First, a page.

So how to identify key terms?

A. Look for repeated terms.  In Ephesians 3:1-13, the term mystery is repeated and seems important. (Dynamic equivalent translations may hide repetition of terms, prefer formal equivalence for focused study.)

B. Look for structurally important terms.  Down in verse 8, grace was given to Paul with the results being the rest of verses 8-10.

C. Look for key connections or little words.  In this passage, the as, of verse 5 feels significant when the passage is read carefully (even better, when the passage is broken down to a phrase by phrase structural outline, or disagrammed if you have that skill from Greek).  Incidentally, once you start looking at the structure of epistle text like this, a good formal translation needs to be the working text, not a dynamic equivalent text.

D. Look for key terms in the wider context.  A term may only be used once in the passage, but be critical in the flow of the book.  For example, stewardship in verse 2 is important in the flow of Ephesians 1-3.

E. Look for key terms that are missed by the other guidelines.  Here’s the catch all.  It forces you to keep looking and observing the text.  In this case, it allows you to notice that glory in verse 13 is massively significant.  Doesn’t look it structurally, but actually Paul digressed in verse 1, so completing that thought in v13 is a big deal here.

Macro Framing

As a preacher it is important to know the big shape of the book you are preaching.  It is also important to communicate it.  Too many Christians see the books of the Bible as a random assortment of random  chunks.  Our preaching should not exacerbate that lack of macro awareness.  While preaching a passage it is helpful for our listeners to hear how this piece fits in the whole message of the book.

We won’t agree on every attempt to “macro frame” a Bible book, but we should agree that people need to recognize the unity and flow of the books.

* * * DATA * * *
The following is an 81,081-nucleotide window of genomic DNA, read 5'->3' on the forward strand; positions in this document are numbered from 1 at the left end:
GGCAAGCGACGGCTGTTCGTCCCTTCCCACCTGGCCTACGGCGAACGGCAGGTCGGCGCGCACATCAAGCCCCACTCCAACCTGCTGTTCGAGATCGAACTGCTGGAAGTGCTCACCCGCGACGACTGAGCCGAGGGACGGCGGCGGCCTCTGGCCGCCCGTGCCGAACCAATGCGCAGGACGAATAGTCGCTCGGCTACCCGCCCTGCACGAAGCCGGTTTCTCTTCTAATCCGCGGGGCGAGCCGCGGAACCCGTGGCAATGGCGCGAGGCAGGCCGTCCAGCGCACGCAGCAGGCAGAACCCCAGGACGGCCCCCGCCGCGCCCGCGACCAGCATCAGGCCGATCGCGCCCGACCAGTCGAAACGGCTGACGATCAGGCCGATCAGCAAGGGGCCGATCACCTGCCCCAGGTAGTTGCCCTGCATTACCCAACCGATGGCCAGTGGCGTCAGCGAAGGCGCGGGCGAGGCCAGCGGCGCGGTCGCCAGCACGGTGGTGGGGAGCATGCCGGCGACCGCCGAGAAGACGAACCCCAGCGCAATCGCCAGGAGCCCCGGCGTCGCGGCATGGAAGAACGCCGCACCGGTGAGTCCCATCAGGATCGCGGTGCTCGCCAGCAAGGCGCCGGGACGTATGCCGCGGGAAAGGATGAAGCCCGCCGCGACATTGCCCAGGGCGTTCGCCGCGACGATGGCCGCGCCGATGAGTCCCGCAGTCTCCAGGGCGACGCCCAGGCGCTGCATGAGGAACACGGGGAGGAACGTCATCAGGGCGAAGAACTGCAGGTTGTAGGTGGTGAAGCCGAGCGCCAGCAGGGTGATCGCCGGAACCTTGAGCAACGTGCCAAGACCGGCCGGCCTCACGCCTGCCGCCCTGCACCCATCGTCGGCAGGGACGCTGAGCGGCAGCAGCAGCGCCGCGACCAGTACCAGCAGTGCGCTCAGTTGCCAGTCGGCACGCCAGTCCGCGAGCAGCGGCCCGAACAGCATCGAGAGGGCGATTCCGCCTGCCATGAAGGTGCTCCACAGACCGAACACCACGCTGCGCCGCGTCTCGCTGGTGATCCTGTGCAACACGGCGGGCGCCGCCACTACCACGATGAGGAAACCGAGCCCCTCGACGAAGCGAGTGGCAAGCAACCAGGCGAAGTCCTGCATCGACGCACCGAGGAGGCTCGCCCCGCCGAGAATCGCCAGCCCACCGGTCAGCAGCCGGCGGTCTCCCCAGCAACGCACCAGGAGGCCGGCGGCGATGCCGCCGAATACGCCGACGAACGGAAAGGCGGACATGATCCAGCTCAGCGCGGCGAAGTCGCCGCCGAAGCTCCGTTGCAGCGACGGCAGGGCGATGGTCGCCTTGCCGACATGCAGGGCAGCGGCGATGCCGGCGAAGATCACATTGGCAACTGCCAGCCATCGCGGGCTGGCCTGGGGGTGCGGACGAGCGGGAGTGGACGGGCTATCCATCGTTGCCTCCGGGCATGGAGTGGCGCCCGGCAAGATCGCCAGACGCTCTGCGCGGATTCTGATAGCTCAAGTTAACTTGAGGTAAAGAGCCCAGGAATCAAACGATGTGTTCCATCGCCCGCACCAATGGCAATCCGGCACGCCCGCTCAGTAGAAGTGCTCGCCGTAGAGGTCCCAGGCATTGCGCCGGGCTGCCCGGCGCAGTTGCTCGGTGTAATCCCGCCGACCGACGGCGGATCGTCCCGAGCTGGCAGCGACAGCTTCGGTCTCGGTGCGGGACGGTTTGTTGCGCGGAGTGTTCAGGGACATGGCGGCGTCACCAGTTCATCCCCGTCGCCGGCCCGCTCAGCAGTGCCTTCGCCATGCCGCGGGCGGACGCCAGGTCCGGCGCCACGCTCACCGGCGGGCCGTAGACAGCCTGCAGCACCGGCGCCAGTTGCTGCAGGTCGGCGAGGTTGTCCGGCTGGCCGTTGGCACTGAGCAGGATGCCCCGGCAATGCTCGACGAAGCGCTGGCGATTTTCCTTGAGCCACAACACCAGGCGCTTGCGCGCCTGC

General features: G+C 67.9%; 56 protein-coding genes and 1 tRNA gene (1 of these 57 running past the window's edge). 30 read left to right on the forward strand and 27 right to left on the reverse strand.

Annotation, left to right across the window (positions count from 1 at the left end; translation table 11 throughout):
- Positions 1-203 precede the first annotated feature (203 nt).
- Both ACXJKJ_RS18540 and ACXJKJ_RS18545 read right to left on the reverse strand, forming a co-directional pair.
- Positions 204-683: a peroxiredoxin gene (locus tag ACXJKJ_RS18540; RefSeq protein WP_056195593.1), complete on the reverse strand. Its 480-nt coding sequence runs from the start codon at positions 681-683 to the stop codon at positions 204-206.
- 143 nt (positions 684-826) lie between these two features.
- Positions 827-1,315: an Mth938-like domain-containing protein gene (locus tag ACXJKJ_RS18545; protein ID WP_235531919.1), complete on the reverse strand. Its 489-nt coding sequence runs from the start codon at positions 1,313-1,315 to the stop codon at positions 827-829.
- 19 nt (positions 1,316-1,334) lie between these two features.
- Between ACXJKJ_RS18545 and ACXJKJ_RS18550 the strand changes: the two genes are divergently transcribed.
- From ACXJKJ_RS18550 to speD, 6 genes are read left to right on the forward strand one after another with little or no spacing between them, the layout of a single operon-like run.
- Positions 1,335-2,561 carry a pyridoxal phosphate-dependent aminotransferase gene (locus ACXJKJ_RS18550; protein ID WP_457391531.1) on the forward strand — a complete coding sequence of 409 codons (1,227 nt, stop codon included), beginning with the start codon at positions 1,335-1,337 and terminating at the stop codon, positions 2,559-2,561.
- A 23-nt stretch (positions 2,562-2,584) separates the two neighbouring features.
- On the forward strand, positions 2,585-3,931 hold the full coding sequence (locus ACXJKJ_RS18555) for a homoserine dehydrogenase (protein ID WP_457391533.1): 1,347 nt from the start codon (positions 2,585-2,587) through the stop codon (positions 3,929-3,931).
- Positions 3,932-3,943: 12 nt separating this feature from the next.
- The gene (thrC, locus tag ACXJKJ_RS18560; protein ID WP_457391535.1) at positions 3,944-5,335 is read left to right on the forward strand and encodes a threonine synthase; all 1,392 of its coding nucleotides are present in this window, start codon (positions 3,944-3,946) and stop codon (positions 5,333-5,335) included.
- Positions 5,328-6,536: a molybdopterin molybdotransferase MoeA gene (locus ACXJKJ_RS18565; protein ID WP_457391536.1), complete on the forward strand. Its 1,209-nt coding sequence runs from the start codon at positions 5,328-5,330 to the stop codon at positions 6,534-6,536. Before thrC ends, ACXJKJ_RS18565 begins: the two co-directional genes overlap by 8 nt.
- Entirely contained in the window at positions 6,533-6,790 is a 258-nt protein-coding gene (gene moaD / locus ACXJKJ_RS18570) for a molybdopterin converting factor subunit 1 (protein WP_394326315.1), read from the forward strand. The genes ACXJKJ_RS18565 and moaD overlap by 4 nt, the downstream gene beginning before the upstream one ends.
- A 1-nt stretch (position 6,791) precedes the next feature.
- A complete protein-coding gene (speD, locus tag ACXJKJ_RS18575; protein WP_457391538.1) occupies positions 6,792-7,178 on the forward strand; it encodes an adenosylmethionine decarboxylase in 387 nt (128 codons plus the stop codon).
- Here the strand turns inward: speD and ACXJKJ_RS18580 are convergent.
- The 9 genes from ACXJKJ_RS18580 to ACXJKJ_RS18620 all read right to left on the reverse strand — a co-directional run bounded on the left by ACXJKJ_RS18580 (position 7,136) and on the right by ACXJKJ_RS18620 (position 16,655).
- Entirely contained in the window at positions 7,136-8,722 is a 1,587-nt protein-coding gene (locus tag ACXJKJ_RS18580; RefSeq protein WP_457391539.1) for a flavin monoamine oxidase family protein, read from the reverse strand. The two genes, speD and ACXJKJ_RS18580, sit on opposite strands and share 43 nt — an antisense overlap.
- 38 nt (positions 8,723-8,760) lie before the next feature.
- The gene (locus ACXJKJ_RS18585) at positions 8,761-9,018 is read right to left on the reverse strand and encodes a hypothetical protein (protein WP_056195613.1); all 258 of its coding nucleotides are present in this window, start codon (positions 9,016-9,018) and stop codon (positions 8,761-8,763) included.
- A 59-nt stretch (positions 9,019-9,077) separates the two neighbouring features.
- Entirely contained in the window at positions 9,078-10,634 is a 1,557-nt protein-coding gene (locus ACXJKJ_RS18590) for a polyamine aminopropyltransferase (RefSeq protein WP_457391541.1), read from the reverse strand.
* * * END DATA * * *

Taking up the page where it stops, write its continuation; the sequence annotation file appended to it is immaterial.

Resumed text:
The first three chapters of Ephesians describe the calling of believers as church – a body united in Christ Jesus.  Then from 4:1 on the book is concerned with the conduct of believers as church – a body living out its unity in Christ Jesus.  Calling: Conduct.  Overly simplistic?  Maybe, but better than only having random details or a couple of favorite verses.

What about Mark’s gospel?  Two big questions.  Who is Jesus and what does it mean to follow him?  In 1:1 the reader is told who He is (Christ, the Son of God), but the characters in the narrative take a long time to get there.  The hinge of the book is in the middle of chapter 8, where Peter makes his “you are the Christ,” confession, only to then put his foot in it by rebuking Jesus for introducing crucifixion talk.  But the reality is that a Christ who is simply miracle-working man of power is an incomplete Christ.  You can’t have the Christ without the cross.  So in the next chapters Jesus keeps explaining and predicting the cross.  He came not to be served, but to serve and to give his life as a ransom for many.  The followers of Jesus are to take up their cross and follow Him.  Do they get it?  When will someone understand?  Perhaps once the Christ dies on the cross, and the climactic statement of the centurion standing close by, “this man was the Son of God.” (1:1; 8:27-34; 15:39).  Mark’s gospel has a profound flow to it, but how will people know this if we don’t let it slip out in our preaching?

Romans seems to move through four chunks of thought – Our problem (we lack God’s righteousness – 1:18-3:20); God’s provision (he gives us His righteousness – 3:21-8:39); God’s promise (we can trust His promise of righteousness – 9:1-11:36); Our practice (we live out God’s righteousness – 12:1-15:33).  Now I know that this righteousness emphasis doesn’t also point out the other core issues of God’s faithfulness and unity between God’s people that spans the book.  Perhaps we can present differing macro frames of reference for the same book to help people see the big picture?

We’ll leave it there for now, but as preachers, let’s not miss opportunities to help people see where a passage fits in the flow of a book.  Let’s do some macro framing!